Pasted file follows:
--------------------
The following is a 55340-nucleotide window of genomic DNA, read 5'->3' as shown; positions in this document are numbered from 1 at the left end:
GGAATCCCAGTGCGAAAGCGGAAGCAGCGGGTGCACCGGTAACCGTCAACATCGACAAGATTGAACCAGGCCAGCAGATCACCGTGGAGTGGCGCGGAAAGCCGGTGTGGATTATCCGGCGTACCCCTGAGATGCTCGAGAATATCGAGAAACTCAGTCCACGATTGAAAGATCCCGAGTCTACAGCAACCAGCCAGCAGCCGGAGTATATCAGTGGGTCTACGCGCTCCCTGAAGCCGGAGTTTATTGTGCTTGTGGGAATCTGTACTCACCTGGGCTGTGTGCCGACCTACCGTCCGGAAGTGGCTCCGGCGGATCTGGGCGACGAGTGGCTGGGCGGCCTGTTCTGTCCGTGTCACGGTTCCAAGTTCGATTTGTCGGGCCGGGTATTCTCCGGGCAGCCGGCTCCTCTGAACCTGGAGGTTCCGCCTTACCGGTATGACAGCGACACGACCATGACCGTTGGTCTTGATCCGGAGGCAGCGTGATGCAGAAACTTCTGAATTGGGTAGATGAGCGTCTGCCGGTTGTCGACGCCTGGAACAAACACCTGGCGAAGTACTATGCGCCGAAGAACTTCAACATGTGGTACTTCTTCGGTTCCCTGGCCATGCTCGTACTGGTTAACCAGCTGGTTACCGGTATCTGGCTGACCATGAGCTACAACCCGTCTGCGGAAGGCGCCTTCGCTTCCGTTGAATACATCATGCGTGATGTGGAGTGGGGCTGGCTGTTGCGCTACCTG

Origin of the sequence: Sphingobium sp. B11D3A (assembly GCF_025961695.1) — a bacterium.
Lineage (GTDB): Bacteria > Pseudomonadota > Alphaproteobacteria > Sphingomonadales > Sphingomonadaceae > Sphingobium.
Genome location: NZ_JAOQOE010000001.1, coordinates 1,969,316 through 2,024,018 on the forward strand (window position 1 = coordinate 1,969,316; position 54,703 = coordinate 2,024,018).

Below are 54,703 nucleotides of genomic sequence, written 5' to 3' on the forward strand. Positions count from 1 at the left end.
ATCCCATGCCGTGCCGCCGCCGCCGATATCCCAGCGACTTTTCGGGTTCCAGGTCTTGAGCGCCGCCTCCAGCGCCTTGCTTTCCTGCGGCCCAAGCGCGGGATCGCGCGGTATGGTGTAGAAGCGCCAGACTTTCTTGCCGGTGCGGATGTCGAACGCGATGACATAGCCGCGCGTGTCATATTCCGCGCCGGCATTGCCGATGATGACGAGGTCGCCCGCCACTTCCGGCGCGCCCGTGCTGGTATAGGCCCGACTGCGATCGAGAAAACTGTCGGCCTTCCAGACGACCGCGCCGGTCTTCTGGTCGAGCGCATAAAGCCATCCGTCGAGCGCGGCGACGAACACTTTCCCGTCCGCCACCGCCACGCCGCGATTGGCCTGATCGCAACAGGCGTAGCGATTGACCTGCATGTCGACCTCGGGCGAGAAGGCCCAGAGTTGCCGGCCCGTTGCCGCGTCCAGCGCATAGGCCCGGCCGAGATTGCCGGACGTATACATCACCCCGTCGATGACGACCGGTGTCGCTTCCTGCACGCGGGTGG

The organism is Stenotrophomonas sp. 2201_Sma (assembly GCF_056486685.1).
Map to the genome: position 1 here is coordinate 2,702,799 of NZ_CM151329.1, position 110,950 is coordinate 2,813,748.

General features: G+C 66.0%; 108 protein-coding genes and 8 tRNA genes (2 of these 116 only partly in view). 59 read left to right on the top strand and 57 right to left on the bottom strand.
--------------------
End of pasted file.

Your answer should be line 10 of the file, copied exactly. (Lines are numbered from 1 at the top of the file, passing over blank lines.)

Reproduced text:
General features: G+C 66.0%; 108 protein-coding genes and 8 tRNA genes (2 of these 116 only partly in view). 59 read left to right on the top strand and 57 right to left on the bottom strand.